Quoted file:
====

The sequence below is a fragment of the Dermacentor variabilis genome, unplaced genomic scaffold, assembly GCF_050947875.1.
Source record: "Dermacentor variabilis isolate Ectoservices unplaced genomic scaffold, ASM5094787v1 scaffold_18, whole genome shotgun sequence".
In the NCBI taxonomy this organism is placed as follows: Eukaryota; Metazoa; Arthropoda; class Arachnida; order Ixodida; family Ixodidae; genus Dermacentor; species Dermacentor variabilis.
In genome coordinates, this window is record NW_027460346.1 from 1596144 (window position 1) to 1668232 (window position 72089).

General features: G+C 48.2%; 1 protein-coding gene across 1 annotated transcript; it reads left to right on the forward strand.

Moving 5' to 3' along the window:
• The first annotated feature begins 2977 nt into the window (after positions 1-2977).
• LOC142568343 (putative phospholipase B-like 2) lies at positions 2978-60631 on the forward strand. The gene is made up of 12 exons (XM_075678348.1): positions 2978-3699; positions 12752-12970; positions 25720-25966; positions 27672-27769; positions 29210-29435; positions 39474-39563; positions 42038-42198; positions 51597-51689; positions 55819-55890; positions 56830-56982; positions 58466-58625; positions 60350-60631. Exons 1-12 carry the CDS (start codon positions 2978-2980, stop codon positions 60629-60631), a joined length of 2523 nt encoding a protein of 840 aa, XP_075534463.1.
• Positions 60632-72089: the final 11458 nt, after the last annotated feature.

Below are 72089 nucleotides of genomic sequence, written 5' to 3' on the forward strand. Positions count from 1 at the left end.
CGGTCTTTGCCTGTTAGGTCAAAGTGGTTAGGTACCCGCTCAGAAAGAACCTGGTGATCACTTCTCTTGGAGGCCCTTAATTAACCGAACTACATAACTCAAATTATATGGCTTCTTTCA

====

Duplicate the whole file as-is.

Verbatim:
The sequence below is a fragment of the Dermacentor variabilis genome, unplaced genomic scaffold, assembly GCF_050947875.1.
Source record: "Dermacentor variabilis isolate Ectoservices unplaced genomic scaffold, ASM5094787v1 scaffold_18, whole genome shotgun sequence".
In the NCBI taxonomy this organism is placed as follows: Eukaryota; Metazoa; Arthropoda; class Arachnida; order Ixodida; family Ixodidae; genus Dermacentor; species Dermacentor variabilis.
In genome coordinates, this window is record NW_027460346.1 from 1596144 (window position 1) to 1668232 (window position 72089).

General features: G+C 48.2%; 1 protein-coding gene across 1 annotated transcript; it reads left to right on the forward strand.

Moving 5' to 3' along the window:
• The first annotated feature begins 2977 nt into the window (after positions 1-2977).
• LOC142568343 (putative phospholipase B-like 2) lies at positions 2978-60631 on the forward strand. The gene is made up of 12 exons (XM_075678348.1): positions 2978-3699; positions 12752-12970; positions 25720-25966; positions 27672-27769; positions 29210-29435; positions 39474-39563; positions 42038-42198; positions 51597-51689; positions 55819-55890; positions 56830-56982; positions 58466-58625; positions 60350-60631. Exons 1-12 carry the CDS (start codon positions 2978-2980, stop codon positions 60629-60631), a joined length of 2523 nt encoding a protein of 840 aa, XP_075534463.1.
• Positions 60632-72089: the final 11458 nt, after the last annotated feature.

Below are 72089 nucleotides of genomic sequence, written 5' to 3' on the forward strand. Positions count from 1 at the left end.
CGGTCTTTGCCTGTTAGGTCAAAGTGGTTAGGTACCCGCTCAGAAAGAACCTGGTGATCACTTCTCTTGGAGGCCCTTAATTAACCGAACTACATAACTCAAATTATATGGCTTCTTTCA